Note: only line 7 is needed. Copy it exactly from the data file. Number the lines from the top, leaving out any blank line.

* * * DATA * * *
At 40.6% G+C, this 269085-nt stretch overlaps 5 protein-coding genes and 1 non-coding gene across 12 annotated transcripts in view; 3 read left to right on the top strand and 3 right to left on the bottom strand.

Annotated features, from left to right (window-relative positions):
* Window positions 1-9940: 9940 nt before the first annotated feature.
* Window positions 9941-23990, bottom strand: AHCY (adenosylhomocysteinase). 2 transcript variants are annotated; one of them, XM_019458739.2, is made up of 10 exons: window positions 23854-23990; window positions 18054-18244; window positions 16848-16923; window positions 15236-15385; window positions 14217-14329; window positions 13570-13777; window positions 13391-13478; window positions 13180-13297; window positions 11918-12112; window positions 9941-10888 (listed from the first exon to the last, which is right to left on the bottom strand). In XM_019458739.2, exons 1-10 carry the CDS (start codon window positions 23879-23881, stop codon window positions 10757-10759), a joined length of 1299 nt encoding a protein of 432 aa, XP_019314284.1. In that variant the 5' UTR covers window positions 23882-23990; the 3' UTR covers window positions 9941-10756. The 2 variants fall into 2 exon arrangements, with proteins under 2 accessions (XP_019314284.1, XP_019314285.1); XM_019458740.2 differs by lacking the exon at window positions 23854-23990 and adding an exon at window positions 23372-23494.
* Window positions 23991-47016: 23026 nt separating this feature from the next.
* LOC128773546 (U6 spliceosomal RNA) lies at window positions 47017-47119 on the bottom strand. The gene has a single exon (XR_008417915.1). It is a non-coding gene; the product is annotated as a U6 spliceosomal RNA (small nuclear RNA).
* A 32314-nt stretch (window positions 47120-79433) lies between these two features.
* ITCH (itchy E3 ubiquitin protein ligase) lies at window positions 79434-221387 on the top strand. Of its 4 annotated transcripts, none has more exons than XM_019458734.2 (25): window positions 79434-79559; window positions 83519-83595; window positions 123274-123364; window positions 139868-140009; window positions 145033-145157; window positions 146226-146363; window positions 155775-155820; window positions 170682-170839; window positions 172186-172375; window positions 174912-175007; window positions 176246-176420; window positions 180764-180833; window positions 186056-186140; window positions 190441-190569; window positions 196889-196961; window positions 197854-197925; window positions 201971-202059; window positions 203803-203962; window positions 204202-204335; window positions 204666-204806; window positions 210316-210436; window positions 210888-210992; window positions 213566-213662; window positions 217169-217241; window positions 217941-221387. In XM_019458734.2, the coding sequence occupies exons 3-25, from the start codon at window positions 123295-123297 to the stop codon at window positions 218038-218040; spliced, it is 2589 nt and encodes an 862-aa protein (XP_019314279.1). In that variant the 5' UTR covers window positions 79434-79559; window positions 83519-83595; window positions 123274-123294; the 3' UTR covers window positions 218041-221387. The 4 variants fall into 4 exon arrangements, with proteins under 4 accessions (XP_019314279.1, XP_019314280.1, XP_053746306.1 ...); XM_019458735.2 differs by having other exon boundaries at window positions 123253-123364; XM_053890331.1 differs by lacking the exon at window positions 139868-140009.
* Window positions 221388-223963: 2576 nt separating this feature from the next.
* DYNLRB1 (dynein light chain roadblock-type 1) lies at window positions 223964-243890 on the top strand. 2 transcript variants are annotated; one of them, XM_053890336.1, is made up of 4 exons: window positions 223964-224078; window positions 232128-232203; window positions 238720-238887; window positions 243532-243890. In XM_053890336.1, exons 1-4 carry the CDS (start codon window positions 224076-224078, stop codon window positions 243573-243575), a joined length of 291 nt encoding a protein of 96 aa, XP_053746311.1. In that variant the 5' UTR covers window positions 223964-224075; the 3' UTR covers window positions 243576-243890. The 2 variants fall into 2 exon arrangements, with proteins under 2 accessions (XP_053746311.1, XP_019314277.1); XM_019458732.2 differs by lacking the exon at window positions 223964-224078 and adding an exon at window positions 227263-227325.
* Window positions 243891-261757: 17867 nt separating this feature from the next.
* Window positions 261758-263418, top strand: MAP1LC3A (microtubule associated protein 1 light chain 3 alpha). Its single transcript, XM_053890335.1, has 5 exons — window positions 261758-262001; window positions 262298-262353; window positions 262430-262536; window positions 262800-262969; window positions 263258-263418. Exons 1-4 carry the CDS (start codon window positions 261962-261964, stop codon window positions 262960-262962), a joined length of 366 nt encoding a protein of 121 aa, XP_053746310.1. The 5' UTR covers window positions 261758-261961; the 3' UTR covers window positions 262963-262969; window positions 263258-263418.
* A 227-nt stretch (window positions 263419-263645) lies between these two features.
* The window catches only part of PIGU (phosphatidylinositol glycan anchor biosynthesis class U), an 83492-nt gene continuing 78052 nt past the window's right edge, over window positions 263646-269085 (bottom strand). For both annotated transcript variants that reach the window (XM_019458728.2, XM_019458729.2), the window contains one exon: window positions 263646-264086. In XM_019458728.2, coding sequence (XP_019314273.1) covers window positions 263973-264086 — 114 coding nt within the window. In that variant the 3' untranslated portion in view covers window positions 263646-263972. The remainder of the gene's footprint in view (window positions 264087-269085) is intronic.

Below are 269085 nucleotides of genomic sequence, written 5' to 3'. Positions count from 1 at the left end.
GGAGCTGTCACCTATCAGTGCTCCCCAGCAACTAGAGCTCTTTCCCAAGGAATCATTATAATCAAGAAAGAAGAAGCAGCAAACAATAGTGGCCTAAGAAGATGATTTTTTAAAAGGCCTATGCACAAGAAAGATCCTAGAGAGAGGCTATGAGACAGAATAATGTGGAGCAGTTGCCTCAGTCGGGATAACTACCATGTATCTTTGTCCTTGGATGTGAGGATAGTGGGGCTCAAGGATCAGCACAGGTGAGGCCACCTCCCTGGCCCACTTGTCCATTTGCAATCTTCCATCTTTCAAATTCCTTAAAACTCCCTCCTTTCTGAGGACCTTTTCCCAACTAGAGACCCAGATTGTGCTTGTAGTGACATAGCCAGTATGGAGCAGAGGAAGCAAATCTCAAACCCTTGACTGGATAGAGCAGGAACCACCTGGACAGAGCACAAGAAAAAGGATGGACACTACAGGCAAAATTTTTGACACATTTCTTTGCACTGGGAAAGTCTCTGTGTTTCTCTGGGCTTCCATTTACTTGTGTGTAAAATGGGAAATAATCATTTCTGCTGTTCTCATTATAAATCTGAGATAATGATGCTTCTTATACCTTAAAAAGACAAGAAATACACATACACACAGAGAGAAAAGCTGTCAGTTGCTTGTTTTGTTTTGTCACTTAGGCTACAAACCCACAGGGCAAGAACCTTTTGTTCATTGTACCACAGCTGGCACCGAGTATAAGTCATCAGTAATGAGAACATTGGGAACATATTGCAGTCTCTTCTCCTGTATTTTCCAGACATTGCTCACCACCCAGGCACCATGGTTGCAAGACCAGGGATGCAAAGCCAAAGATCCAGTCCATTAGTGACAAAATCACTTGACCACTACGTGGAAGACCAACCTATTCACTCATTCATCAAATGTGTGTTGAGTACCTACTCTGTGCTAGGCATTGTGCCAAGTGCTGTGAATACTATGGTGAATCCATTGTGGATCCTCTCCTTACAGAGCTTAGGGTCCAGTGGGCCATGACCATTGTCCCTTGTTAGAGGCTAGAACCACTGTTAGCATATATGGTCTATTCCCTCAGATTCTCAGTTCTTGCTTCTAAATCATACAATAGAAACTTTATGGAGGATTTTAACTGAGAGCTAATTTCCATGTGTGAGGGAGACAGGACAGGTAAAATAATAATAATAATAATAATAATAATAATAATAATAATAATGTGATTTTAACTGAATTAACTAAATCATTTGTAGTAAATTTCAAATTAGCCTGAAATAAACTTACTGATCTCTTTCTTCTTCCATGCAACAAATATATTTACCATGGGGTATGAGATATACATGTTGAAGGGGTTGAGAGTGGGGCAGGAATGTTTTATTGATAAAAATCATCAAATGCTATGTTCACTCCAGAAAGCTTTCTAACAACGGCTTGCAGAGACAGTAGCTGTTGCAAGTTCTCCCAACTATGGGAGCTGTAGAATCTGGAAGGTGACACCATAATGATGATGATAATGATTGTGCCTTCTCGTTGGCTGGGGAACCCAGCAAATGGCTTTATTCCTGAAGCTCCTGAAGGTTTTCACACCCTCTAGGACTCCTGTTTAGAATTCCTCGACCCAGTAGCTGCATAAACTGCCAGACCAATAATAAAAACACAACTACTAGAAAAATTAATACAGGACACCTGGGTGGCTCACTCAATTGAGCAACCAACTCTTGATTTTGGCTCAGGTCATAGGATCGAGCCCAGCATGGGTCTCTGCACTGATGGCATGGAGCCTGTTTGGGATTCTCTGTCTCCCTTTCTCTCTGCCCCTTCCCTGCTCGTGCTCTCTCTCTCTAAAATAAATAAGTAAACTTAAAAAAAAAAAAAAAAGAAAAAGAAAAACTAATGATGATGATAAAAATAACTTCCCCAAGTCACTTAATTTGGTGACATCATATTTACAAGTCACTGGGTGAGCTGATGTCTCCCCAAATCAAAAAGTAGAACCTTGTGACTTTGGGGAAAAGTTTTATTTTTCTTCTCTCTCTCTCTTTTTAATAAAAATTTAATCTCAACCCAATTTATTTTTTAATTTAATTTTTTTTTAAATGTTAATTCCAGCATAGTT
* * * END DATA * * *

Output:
* A 32314-nt stretch (window positions 47120-79433) lies between these two features.